For more on specific dishes, check out our Gourmet guide on where to eat in the first Soviet capital – after you’ve booked your flights of course. Or else try your culinary hand at our tummy-filling traditional Russian recipes including borscht and dill pickles. Either way, as they’d say in Russia, priyatnogo appetita! 

Top dining picks

Mix by Alain Ducasse at the W
If you can’t get to Alain Ducasse’s three Michelin-star  restaurants in Paris, London or Monaco, then his franchised offering Mix, at the boutique W hotel in St Petersburg’s affluent Admiralty district, is a must for local Russian produce prepared à la Francaise, yet with a creative twist. Compact, cosy and contemporary with a light brasserie feel, opt for à la carte or the very well-priced six-course discovery menu (Dhs300) which we can personally vouch for – the sublime green asparagus risotto in particular. After dinner, head for a nightcap upstairs at Mixup, the stunning terrace overlooking St Isaac’s Cathedral and while away the hours until sunset... which could be well past midnight during White Nights. And whilst you’re there, grab a plush room and stay the night.
INFO: www.wstpetersburg.com.

Café Singer
Pop into Café Singer for some respite from the hustle and bustle of Nevsky Prospekt. Gawp at the stunning Kazan Cathedral from a prime window seat, whilst indulging in caviar and blinis, topped with smetana (sour cream), chopped egg, red onions and chives.
INFO: +7 812 571 82 83

The Idiot
Named after the famed Dostoyevsky novel, The Idiot sits in a house on the Moyka canal. Head underground to uncover a haphazard, homely interior with mismatched antique furniture, oil paintings and defunct electrical paraphernalia. Try the imaginative Russian smoked herring ‘sushi’ substituting blinis for rice.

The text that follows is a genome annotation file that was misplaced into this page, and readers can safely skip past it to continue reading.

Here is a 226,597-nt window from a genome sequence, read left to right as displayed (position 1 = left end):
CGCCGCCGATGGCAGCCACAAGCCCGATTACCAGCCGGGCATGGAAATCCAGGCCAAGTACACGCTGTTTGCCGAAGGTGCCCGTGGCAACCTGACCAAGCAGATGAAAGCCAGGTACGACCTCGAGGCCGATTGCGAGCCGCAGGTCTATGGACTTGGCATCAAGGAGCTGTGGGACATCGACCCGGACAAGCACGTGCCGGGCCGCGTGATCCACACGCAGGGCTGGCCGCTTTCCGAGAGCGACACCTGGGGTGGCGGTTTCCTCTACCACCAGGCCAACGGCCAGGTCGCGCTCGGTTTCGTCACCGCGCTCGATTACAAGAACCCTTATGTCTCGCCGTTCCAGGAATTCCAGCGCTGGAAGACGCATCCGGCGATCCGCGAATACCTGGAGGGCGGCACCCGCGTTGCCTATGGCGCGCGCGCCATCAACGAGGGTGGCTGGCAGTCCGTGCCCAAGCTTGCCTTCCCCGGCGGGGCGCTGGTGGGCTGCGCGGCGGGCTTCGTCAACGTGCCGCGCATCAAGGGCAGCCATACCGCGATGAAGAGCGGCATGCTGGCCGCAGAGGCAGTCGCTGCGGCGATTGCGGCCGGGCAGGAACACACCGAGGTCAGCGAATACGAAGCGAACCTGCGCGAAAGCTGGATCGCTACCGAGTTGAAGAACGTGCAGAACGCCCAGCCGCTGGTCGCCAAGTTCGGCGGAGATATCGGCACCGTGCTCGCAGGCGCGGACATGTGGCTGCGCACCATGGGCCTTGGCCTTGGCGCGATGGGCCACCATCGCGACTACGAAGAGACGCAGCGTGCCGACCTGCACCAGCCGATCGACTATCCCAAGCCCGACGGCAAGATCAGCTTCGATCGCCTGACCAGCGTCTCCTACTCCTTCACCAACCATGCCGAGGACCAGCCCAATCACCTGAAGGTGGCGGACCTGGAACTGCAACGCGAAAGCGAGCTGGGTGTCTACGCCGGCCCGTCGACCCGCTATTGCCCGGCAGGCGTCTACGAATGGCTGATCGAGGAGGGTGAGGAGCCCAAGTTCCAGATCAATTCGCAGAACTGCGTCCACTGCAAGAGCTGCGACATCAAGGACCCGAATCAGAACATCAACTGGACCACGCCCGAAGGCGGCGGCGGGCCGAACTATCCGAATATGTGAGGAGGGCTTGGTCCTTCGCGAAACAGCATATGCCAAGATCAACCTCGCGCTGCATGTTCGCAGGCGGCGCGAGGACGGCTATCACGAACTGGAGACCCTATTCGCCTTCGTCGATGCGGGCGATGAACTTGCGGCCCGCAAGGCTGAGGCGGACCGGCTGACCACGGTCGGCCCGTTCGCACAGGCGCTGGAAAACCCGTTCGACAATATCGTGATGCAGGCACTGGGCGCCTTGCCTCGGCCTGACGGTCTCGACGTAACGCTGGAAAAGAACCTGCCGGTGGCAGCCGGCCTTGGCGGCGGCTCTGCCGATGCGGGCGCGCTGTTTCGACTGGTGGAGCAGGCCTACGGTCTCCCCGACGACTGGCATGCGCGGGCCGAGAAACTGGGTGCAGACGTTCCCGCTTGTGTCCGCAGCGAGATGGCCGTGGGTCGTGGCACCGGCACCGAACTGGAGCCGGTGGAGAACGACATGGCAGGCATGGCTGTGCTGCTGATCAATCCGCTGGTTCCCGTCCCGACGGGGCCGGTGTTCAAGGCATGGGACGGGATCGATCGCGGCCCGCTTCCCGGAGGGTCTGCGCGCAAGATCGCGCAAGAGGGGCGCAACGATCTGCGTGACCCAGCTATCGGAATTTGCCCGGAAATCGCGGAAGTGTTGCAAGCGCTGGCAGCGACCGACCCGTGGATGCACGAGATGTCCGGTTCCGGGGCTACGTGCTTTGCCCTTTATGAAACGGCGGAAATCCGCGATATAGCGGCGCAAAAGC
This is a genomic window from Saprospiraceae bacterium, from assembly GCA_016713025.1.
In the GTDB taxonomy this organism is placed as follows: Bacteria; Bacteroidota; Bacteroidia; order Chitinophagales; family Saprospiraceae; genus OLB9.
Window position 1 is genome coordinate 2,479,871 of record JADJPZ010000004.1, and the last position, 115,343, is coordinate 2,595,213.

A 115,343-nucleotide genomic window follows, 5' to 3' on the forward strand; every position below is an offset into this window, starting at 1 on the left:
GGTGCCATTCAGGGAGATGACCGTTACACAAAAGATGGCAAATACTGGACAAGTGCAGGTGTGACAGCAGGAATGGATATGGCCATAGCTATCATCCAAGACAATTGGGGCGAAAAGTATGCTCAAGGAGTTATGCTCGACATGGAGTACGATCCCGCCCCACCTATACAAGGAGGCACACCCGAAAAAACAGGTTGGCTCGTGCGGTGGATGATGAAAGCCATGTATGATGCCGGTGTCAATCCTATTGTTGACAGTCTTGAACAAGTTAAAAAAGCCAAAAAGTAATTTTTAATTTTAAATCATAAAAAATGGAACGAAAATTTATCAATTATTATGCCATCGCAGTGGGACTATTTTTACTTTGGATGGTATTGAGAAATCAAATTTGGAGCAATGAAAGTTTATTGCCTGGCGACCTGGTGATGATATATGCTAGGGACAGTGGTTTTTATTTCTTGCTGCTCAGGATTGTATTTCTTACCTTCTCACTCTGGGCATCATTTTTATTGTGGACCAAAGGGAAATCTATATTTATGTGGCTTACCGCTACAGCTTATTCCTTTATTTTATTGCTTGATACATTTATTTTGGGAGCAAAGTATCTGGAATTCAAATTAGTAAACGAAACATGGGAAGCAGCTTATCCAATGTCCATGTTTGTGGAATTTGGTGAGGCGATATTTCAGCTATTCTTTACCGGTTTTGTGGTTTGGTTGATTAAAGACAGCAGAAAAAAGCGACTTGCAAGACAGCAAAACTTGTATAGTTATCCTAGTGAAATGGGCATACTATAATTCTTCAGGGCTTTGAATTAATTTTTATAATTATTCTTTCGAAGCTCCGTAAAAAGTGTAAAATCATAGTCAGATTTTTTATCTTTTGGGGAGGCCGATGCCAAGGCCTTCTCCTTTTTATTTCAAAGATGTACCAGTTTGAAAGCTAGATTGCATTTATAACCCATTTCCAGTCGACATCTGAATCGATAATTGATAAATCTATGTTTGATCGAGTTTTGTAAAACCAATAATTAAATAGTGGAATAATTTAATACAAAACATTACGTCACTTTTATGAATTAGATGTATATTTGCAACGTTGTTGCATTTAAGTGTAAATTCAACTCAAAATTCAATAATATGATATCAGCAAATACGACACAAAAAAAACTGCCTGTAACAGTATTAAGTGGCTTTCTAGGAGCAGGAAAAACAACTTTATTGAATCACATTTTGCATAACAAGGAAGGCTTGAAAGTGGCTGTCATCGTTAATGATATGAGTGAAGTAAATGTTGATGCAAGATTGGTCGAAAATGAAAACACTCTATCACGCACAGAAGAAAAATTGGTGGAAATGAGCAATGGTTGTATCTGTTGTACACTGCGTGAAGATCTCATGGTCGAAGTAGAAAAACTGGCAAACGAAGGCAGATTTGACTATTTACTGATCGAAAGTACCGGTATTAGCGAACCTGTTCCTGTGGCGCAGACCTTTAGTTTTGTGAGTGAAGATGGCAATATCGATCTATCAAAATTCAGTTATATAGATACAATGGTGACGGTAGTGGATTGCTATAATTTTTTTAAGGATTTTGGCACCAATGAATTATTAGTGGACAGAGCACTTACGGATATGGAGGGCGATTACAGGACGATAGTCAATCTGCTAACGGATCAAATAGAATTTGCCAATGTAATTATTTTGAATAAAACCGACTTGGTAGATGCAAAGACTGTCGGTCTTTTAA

INFO: www.idiot-spb.com.

Hochu Harcho
You simply cannot leave St Petersburg without dabbling in Georgian cuisine at the city’s most authentic joint by the name of Hochu Harcho (spelt rather differently in Cyrillic). Dare we say the strong Middle Eastern influence is evident as soon as you walk in, and meander upstairs to the open plan kitchen with the chefs tossing bread. Start with suluguni cheese – pickled with a slightly sour, salty flavour – served fried with tomatoes. Move onto succulent shashlik kebabs, which are served on the skewer with a side order of potatoes baked in their skin with lard.
INFO: +7 812 310 32 36.

Mari Vanna
Crossing the Neva River to Petrograd, head for Russian cuisine at hidden gem Mari Vanna. You’ll be transported into a traditional Russian abode adorned with trinkets, stacking dolls and literature, all hidden among the chintz and chandeliers. It’s a little reminiscent of Dubai’s Shakespeare’s and Co. Start with the pirogi, a traditional Russian savoury pastry with a variety of fillings – so moreish we ordered the cabbage and egg filling for dessert. The lightly pan-fried veal fillets served with diced boiled potatoes sprinkled with dill, makes for an excellent main course. So successful is the operation, the owners have opened outposts in London, New York and Moscow.
INFO: www.marivanna.ru.

Grand Hotel Europe by Orient-Express
The Grand Terrace at St Petersburg’s imposing Grand Hotel is the place to sample smelt fish dishes in spring – smelt bread included.
INFO: +7 812 329 6000, www.grandhoteleurope.com

INFO: Emirates operates daily return flights to St Petersburg from Dubai, www.emirates.com. Most nationalities need tourist visas in advance, check with your local Russian consulate. St Petersburg Tourism Information Bureau www.visit-petersburg.ru.